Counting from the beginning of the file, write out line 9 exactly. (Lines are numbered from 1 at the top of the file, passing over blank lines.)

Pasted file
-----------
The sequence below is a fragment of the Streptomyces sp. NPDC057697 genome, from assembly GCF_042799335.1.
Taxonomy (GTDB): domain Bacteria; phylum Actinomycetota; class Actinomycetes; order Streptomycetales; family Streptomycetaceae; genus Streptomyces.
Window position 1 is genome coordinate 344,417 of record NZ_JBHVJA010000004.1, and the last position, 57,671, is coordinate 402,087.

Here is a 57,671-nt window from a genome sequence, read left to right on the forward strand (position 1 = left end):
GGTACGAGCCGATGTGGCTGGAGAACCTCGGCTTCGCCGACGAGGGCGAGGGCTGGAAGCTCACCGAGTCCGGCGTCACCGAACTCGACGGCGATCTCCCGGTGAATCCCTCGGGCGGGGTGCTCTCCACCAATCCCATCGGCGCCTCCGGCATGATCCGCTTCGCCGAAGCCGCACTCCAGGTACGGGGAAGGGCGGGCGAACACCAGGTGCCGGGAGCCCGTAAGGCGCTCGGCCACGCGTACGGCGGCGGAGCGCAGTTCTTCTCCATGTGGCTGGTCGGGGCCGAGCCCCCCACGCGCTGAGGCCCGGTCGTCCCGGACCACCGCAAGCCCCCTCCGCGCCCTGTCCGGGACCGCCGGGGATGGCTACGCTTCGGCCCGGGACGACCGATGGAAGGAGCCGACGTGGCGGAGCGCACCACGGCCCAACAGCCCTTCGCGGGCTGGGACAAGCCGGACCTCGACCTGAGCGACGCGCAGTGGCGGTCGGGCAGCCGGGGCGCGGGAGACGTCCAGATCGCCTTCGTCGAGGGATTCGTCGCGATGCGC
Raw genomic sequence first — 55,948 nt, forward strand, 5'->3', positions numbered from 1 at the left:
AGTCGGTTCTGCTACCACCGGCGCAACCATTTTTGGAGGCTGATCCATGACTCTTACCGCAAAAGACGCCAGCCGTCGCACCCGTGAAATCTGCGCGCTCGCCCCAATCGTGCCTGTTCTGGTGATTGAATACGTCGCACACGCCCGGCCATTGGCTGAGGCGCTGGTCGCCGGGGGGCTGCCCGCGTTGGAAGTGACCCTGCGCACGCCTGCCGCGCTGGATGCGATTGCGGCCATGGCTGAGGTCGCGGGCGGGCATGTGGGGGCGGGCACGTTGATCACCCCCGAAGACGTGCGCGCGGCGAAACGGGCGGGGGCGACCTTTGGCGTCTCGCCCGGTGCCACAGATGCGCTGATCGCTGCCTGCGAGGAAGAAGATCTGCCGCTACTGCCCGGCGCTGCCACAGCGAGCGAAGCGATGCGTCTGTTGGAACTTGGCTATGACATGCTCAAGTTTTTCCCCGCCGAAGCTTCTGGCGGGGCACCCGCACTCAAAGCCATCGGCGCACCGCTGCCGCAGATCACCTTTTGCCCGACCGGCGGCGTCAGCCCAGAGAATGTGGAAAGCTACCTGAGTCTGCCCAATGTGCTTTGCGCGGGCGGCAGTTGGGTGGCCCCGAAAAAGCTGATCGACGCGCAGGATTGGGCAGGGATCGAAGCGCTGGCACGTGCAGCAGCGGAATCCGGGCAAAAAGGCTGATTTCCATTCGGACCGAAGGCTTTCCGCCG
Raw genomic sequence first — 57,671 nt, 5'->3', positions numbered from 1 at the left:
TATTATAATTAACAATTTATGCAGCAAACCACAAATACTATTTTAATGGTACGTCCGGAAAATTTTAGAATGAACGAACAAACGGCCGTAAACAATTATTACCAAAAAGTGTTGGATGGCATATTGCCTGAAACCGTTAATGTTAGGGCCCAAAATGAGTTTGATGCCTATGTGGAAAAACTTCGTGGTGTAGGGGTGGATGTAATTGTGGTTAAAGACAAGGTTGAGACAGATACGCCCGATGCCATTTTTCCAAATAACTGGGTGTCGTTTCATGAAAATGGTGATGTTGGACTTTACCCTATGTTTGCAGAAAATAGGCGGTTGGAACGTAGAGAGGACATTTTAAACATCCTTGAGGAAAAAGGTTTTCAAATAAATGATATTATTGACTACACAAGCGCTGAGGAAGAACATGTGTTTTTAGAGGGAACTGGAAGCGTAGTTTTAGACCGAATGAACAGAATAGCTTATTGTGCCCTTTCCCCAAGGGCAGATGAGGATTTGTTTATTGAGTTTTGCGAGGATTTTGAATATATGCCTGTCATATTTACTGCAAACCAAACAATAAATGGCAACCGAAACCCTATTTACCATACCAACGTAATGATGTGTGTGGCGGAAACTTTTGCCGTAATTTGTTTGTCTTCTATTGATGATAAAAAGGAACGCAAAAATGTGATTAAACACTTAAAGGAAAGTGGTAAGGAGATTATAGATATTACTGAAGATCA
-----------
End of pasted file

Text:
TATTATAATTAACAATTTATGCAGCAAACCACAAATACTATTTTAATGGTACGTCCGGAAAATTTTAGAATGAACGAACAAACGGCCGTAAACAATTATTACCAAAAAGTGTTGGATGGCATATTGCCTGAAACCGTTAATGTTAGGGCCCAAAATGAGTTTGATGCCTATGTGGAAAAACTTCGTGGTGTAGGGGTGGATGTAATTGTGGTTAAAGACAAGGTTGAGACAGATACGCCCGATGCCATTTTTCCAAATAACTGGGTGTCGTTTCATGAAAATGGTGATGTTGGACTTTACCCTATGTTTGCAGAAAATAGGCGGTTGGAACGTAGAGAGGACATTTTAAACATCCTTGAGGAAAAAGGTTTTCAAATAAATGATATTATTGACTACACAAGCGCTGAGGAAGAACATGTGTTTTTAGAGGGAACTGGAAGCGTAGTTTTAGACCGAATGAACAGAATAGCTTATTGTGCCCTTTCCCCAAGGGCAGATGAGGATTTGTTTATTGAGTTTTGCGAGGATTTTGAATATATGCCTGTCATATTTACTGCAAACCAAACAATAAATGGCAACCGAAACCCTATTTACCATACCAACGTAATGATGTGTGTGGCGGAAACTTTTGCCGTAATTTGTTTGTCTTCTATTGATGATAAAAAGGAACGCAAAAATGTGATTAAACACTTAAAGGAAAGTGGTAAGGAGATTATAGATATTACTGAAGATCA